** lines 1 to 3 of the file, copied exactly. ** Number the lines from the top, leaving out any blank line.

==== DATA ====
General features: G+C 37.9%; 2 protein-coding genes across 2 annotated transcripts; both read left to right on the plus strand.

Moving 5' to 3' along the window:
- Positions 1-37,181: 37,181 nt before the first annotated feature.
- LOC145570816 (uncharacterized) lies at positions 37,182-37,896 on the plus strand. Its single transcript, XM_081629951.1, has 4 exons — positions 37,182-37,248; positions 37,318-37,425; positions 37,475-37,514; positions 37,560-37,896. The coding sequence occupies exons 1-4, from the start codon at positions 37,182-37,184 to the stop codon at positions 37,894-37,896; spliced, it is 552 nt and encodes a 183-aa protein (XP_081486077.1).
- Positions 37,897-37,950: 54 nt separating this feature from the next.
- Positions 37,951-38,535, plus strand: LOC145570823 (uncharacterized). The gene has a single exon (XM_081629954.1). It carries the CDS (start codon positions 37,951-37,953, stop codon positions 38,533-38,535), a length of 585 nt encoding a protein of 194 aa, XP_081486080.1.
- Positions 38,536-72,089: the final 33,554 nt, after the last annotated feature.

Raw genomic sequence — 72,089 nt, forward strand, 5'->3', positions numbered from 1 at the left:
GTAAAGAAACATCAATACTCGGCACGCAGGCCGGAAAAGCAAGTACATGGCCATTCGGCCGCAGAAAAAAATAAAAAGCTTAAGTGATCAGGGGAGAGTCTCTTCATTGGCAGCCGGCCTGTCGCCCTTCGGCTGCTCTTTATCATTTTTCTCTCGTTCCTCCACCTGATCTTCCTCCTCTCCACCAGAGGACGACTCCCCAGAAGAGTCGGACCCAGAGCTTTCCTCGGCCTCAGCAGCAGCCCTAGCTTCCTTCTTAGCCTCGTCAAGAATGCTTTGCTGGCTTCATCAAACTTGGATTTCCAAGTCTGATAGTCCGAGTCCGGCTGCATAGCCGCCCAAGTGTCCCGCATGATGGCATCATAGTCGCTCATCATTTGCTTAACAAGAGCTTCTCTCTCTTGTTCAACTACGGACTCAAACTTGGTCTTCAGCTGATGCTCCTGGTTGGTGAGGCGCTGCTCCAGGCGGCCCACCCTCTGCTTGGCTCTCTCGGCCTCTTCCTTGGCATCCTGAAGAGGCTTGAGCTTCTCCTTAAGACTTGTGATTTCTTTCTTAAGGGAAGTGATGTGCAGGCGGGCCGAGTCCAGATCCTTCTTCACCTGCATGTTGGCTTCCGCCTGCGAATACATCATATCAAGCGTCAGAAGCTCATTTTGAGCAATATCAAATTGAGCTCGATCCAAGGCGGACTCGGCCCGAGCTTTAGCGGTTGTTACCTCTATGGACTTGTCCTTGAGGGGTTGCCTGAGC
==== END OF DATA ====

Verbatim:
General features: G+C 37.9%; 2 protein-coding genes across 2 annotated transcripts; both read left to right on the plus strand.

Moving 5' to 3' along the window:
- Positions 1-37,181: 37,181 nt before the first annotated feature.